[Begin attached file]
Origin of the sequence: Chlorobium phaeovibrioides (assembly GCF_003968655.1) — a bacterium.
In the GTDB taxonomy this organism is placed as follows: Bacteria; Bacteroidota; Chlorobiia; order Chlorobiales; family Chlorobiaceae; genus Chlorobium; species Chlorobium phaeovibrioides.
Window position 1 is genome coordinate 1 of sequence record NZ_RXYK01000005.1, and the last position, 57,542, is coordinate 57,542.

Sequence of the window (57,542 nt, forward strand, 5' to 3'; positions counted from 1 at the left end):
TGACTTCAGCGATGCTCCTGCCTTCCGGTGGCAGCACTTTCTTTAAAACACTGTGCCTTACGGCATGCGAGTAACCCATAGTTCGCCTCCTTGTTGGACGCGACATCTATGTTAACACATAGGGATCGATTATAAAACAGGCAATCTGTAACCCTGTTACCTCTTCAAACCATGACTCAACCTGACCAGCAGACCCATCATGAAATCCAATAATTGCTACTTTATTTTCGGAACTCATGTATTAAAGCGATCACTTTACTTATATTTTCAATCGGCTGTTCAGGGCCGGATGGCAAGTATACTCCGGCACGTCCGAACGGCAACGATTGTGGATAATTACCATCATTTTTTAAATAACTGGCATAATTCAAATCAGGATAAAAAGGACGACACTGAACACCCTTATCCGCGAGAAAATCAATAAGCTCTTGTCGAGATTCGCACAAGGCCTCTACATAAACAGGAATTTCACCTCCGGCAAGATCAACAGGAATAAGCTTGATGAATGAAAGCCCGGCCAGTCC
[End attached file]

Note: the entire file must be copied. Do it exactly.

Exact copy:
Origin of the sequence: Chlorobium phaeovibrioides (assembly GCF_003968655.1) — a bacterium.
In the GTDB taxonomy this organism is placed as follows: Bacteria; Bacteroidota; Chlorobiia; order Chlorobiales; family Chlorobiaceae; genus Chlorobium; species Chlorobium phaeovibrioides.
Window position 1 is genome coordinate 1 of sequence record NZ_RXYK01000005.1, and the last position, 57,542, is coordinate 57,542.

Sequence of the window (57,542 nt, forward strand, 5' to 3'; positions counted from 1 at the left end):
TGACTTCAGCGATGCTCCTGCCTTCCGGTGGCAGCACTTTCTTTAAAACACTGTGCCTTACGGCATGCGAGTAACCCATAGTTCGCCTCCTTGTTGGACGCGACATCTATGTTAACACATAGGGATCGATTATAAAACAGGCAATCTGTAACCCTGTTACCTCTTCAAACCATGACTCAACCTGACCAGCAGACCCATCATGAAATCCAATAATTGCTACTTTATTTTCGGAACTCATGTATTAAAGCGATCACTTTACTTATATTTTCAATCGGCTGTTCAGGGCCGGATGGCAAGTATACTCCGGCACGTCCGAACGGCAACGATTGTGGATAATTACCATCATTTTTTAAATAACTGGCATAATTCAAATCAGGATAAAAAGGACGACACTGAACACCCTTATCCGCGAGAAAATCAATAAGCTCTTGTCGAGATTCGCACAAGGCCTCTACATAAACAGGAATTTCACCTCCGGCAAGATCAACAGGAATAAGCTTGATGAATGAAAGCCCGGCCAGTCC